Home | Contact us | Links | Archives | Search

Human Rights Report Says Ethiopia Committing War Crimes in Ogaden

Issue 334
Front Page

Unidentified Missile Sinks Eritrean Gun-Boat

Somaliland Police And Judiciary Receive UNDP-Donated Vehicles

British Diplomats From UK Embassies In Ethiopia, Kenya and Yemen Visit S/land

Somaliland President Receives UNDP Delegation

Sighting of Satellite/Debris In Hargeysa Night-Sky

Las Anod Clan Elders 'Give Up' On Puntland Govt

AAAS Geospatial Analysis Confirms Destruction of Towns, Houses in East Ethiopia

Nine dead in Djibouti-Eritrea border clashes

UNDP Accused Of Links To Al-Shabbab In Somalia

Regional Affairs

Somaliland Government & Opposition Parties Sign New Accord

African states condemn Djibouti-Eritrea border skirmishes

Special Report

International News

U.S. Condemns Eritrean Border Attack

Aging French military set to get boost

Obama, Mccain Squabble Over Town Hall Faceoffs


Somaliland Seeks A Little Respect

Remember! Remember!

Food crisis may be a boon for small farmers in Africa

U.S. Military's Middle East Crusade for Christ

UN Council's Africa Trip Brings Mixed Results

Suited for the New Diplomacy?

Beyond The Last Computer

Somalia country plan consultation

World food crisis: WFP launches strategic plan

Nairobi to host first regional broadcast and film conference

Food for thought


The sum of all our fears


In memory of Saeed Meygag Samater

U.S. Wins Dividing the Islamic Court Union

Somaliland's 2008 budget : A remarkable achievement for an unrecognized nation

Somaliland Political Stand off Resolved, what is next:

Tribute to Omar Jama Ismail

Nairobi, Kenysa, 12 June 2008 - The accusations against the Ethiopian government and its military are contained in a 130-page report Human Rights Watch released in Nairobi.

In the first detailed study of what the group calls Ethiopia's year-long scorched-earth policy in the Ogaden, Human Rights Watch says it conducted interviews with more than 100 victims, eyewitnesses, business leaders and regional government officials in Ethiopia, Kenya, and Somaliland.

Researcher Georgette Gagnon told reporters the rights group concluded that Ethiopia's army has committed widespread atrocities, using tactics aimed at not only to defeat the rebel group, but to collectively punish communities suspected of helping the rebels.

"In one particularly awful account, a man describes how Ethiopian soldiers would put ropes around the necks of men and pull from each side, strangling them," she said. "They also forcibly relocated many of the civilians in rural areas into larger towns and confined people in military barracks, where they were tortured and beaten on a daily basis. There was also widespread rape of women and other sexual violence carried out by Ethiopian soldiers."

"This brutal campaign of war crimes and crimes against humanity has contributed to a looming humanitarian crisis in the region that threatens the lives of thousands of Somalis in the area. And of course, this campaign is being carried out with complete impunity," she continued.

The Human Rights Watch report includes satellite imagery that the group says confirms accounts of Ethiopian troops destroying villages. Gagnon says Ethiopia is also waging an economic war against Ogaden's ethnic-Somali population, imposing a blockade on trade, confiscating livestock, and denying them access to humanitarian assistance.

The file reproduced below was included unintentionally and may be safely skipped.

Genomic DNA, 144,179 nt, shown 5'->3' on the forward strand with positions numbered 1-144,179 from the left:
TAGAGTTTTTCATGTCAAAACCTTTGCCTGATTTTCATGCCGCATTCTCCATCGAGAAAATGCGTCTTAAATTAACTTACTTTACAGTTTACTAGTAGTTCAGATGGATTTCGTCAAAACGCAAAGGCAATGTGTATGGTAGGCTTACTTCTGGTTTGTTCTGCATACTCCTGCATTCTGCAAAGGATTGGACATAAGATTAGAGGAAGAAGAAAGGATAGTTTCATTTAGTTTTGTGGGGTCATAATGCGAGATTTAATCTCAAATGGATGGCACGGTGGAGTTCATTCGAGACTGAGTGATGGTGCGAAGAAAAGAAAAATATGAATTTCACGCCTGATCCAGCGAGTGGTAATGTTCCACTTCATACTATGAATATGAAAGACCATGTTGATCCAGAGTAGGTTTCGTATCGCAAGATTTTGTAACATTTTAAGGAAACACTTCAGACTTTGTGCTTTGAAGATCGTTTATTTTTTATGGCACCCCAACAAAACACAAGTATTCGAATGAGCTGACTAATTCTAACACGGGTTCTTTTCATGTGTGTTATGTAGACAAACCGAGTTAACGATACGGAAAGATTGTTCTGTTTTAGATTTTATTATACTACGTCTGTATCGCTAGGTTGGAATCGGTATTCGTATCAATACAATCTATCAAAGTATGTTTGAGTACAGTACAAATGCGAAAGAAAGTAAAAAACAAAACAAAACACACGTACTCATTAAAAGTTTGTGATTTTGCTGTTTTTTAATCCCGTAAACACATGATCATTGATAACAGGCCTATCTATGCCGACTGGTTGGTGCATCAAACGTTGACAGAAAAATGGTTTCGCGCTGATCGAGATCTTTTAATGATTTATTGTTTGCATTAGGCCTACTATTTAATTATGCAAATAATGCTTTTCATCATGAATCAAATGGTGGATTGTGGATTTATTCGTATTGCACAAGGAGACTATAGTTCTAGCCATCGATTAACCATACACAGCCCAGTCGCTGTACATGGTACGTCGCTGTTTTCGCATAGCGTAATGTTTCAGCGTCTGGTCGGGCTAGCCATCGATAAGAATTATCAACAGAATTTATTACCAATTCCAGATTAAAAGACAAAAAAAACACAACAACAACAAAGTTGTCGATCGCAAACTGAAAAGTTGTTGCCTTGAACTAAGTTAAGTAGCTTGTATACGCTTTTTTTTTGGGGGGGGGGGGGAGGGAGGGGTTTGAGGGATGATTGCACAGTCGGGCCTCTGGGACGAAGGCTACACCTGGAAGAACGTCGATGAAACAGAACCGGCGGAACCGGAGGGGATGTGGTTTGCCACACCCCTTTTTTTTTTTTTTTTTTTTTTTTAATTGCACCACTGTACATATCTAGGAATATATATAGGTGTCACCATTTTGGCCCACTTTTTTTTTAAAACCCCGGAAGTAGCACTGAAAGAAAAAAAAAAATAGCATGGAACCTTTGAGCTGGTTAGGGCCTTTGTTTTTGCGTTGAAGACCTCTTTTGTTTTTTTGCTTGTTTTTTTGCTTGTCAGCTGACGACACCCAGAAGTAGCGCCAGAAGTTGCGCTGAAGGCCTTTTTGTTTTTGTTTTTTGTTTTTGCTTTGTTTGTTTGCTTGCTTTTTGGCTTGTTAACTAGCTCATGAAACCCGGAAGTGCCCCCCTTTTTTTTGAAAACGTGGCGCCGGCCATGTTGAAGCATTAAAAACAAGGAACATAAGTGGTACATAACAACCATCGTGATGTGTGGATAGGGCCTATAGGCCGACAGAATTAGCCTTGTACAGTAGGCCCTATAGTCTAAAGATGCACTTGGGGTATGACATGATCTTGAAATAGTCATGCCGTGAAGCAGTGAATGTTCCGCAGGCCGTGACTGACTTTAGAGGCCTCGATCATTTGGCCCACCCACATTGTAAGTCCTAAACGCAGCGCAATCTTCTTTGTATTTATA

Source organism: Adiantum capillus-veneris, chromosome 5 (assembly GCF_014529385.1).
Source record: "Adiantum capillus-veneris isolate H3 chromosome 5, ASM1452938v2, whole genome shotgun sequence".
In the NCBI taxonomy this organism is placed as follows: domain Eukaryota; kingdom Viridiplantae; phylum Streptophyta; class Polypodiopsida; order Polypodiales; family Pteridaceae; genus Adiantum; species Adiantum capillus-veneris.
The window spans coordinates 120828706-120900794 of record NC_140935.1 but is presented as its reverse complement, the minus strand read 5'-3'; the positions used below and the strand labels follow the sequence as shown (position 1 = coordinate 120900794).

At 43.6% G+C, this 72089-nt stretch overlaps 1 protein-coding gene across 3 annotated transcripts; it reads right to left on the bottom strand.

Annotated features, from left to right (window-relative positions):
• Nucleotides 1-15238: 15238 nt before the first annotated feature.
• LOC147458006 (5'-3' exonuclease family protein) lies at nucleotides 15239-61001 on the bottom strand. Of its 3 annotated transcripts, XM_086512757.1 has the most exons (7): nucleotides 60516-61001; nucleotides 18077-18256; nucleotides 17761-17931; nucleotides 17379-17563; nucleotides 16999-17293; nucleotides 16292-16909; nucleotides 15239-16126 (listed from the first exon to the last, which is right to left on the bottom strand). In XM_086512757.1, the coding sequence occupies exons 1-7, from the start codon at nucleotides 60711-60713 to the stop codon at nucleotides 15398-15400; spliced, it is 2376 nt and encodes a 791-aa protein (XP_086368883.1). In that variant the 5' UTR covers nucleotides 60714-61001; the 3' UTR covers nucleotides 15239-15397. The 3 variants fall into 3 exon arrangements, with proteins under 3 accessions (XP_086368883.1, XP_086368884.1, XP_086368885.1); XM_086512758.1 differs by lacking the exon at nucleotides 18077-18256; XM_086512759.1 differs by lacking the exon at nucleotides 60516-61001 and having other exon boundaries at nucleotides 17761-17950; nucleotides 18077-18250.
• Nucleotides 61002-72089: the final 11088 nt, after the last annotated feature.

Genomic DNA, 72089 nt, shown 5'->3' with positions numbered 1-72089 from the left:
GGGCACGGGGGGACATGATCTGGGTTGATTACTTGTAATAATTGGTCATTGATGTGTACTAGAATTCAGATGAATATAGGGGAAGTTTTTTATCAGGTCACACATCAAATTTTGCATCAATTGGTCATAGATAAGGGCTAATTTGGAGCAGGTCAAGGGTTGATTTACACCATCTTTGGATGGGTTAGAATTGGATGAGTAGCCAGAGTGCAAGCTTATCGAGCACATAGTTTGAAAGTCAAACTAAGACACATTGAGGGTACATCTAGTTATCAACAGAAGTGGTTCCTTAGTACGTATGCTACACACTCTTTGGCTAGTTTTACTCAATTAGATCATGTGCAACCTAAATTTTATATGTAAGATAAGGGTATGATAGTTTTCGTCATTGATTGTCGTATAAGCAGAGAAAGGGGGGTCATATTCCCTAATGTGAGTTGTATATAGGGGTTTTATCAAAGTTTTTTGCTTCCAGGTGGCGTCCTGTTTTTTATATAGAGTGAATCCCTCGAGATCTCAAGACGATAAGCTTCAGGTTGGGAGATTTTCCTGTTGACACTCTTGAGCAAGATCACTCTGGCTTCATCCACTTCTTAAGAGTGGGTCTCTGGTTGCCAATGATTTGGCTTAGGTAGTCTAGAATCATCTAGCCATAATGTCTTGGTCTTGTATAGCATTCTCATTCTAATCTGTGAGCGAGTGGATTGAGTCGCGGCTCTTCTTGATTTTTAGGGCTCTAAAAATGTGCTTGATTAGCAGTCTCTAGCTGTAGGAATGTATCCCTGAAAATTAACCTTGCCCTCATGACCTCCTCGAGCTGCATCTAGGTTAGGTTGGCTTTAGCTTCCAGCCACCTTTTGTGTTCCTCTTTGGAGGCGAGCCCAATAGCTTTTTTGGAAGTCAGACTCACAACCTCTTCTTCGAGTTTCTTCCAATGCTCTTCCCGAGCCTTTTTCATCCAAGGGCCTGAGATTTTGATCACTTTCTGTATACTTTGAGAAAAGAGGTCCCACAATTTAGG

Although much of the report focuses on alleged abuses committed by Ethiopia, Human Rights Watch says the rebel Ogaden National Liberation Front is also responsible for serious human rights violations. They include killing suspected government collaborators and indiscriminately mining roads used by government convoys.

In an interview with VOA, the head of the Ogaden National Liberation Front's Foreign Relations Bureau in London, Abdirahman Mahdi vehemently denied that the group carries out executions of civilians.

Prime Minister Meles Zenawi's government in Addis Ababa did not issue an immediate response to the report, but it has repeatedly said that the allegations against its military in the Ogaden were false propaganda being spread by Ethiopia's enemies.

Gagnon says Human Rights Watch stands by the report.

"Meles Zenawi said in September, 2007 in an interview, 'We are supposed to have burned villages. I can tell you not a single village, and as far as I know, now a single hut, has been burned. Nobody has come up with a shred of evidence, nobody.' Well, this report puts that statement to the test," she said.

Ethnic Somali rebels in the Ogaden have been fighting against Ethiopian rule for more than two decades. But the fighting intensified last year, after the government launched an unprecedented military offensive to pursue rebels who attacked a Chinese-run oil field in the Ogaden and killed more than 70 people.

Since then, the Ethiopian government has maintained a tight military control in the Ogaden and has denied journalists access to much of the region.

Human Rights Watch reserved some of the most scathing criticism for Ethiopia's allies, including the United States, Britain, and the European Union. Gagnon says they have made the crisis in the Ogaden far worse by failing to speak out about Ethiopian abuses in the conflict.

"This conflict has been largely hidden by the willful blindness or the conspiracy of silence of Ethiopia's main donors and their failure to even acknowledge these abuses, let alone condemn them or work to end them," said Gagnon.

Washington supported Ethiopia's 2006 military intervention in neighboring Somalia to oust militant Islamic Courts Union leaders from power and considers Ethiopia a key anti-terror ally in the region. U.S. officials were not immediately available for comment.

Source: VOA

Home | Contact us | Links | Archives | Search